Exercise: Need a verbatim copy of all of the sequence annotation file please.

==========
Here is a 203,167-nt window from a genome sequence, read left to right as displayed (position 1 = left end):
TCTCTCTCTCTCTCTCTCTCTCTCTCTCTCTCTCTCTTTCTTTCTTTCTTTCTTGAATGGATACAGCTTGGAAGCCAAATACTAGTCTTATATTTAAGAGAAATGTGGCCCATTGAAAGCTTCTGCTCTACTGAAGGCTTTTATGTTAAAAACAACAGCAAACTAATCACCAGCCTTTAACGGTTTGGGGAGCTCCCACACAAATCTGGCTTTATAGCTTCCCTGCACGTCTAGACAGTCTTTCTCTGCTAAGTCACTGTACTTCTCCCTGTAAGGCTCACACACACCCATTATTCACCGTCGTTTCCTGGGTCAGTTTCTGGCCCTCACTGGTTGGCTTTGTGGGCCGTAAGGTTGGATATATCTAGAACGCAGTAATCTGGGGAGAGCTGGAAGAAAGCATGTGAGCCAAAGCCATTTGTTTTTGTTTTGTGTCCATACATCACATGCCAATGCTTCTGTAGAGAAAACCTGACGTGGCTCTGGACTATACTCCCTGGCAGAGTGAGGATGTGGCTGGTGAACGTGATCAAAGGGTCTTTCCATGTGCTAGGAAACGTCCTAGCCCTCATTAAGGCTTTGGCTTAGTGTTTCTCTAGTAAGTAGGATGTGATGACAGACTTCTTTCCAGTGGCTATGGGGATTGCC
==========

Here is a 203,167-nt window from a genome sequence, read left to right as displayed (position 1 = left end):
TCTCTCTCTCTCTCTCTCTCTCTCTCTCTCTCTCTCTTTCTTTCTTTCTTTCTTGAATGGATACAGCTTGGAAGCCAAATACTAGTCTTATATTTAAGAGAAATGTGGCCCATTGAAAGCTTCTGCTCTACTGAAGGCTTTTATGTTAAAAACAACAGCAAACTAATCACCAGCCTTTAACGGTTTGGGGAGCTCCCACACAAATCTGGCTTTATAGCTTCCCTGCACGTCTAGACAGTCTTTCTCTGCTAAGTCACTGTACTTCTCCCTGTAAGGCTCACACACACCCATTATTCACCGTCGTTTCCTGGGTCAGTTTCTGGCCCTCACTGGTTGGCTTTGTGGGCCGTAAGGTTGGATATATCTAGAACGCAGTAATCTGGGGAGAGCTGGAAGAAAGCATGTGAGCCAAAGCCATTTGTTTTTGTTTTGTGTCCATACATCACATGCCAATGCTTCTGTAGAGAAAACCTGACGTGGCTCTGGACTATACTCCCTGGCAGAGTGAGGATGTGGCTGGTGAACGTGATCAAAGGGTCTTTCCATGTGCTAGGAAACGTCCTAGCCCTCATTAAGGCTTTGGCTTAGTGTTTCTCTAGTAAGTAGGATGTGATGACAGACTTCTTTCCAGTGGCTATGGGGATTGCC